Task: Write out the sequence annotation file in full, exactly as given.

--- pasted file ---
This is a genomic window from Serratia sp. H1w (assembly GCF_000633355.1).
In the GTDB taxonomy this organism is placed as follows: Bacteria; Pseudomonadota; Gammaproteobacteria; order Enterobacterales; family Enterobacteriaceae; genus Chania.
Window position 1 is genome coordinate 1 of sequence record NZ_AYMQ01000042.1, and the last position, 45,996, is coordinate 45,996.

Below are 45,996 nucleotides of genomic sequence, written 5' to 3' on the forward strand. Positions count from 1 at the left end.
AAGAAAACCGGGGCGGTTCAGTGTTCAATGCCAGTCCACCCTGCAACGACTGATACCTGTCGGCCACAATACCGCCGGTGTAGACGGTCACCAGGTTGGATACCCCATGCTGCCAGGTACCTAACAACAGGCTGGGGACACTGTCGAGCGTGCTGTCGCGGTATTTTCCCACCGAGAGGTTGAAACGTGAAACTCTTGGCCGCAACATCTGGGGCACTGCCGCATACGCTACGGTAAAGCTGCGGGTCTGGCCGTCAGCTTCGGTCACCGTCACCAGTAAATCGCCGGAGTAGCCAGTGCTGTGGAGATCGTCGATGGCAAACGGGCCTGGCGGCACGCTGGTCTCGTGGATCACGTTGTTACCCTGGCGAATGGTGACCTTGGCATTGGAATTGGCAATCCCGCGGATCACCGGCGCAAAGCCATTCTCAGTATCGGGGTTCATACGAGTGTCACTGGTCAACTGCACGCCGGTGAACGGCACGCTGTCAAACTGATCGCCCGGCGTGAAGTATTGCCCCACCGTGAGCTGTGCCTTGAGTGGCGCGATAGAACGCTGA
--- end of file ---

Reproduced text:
This is a genomic window from Serratia sp. H1w (assembly GCF_000633355.1).
In the GTDB taxonomy this organism is placed as follows: Bacteria; Pseudomonadota; Gammaproteobacteria; order Enterobacterales; family Enterobacteriaceae; genus Chania.
Window position 1 is genome coordinate 1 of sequence record NZ_AYMQ01000042.1, and the last position, 45,996, is coordinate 45,996.

Below are 45,996 nucleotides of genomic sequence, written 5' to 3' on the forward strand. Positions count from 1 at the left end.
AAGAAAACCGGGGCGGTTCAGTGTTCAATGCCAGTCCACCCTGCAACGACTGATACCTGTCGGCCACAATACCGCCGGTGTAGACGGTCACCAGGTTGGATACCCCATGCTGCCAGGTACCTAACAACAGGCTGGGGACACTGTCGAGCGTGCTGTCGCGGTATTTTCCCACCGAGAGGTTGAAACGTGAAACTCTTGGCCGCAACATCTGGGGCACTGCCGCATACGCTACGGTAAAGCTGCGGGTCTGGCCGTCAGCTTCGGTCACCGTCACCAGTAAATCGCCGGAGTAGCCAGTGCTGTGGAGATCGTCGATGGCAAACGGGCCTGGCGGCACGCTGGTCTCGTGGATCACGTTGTTACCCTGGCGAATGGTGACCTTGGCATTGGAATTGGCAATCCCGCGGATCACCGGCGCAAAGCCATTCTCAGTATCGGGGTTCATACGAGTGTCACTGGTCAACTGCACGCCGGTGAACGGCACGCTGTCAAACTGATCGCCCGGCGTGAAGTATTGCCCCACCGTGAGCTGTGCCTTGAGTGGCGCGATAGAACGCTGA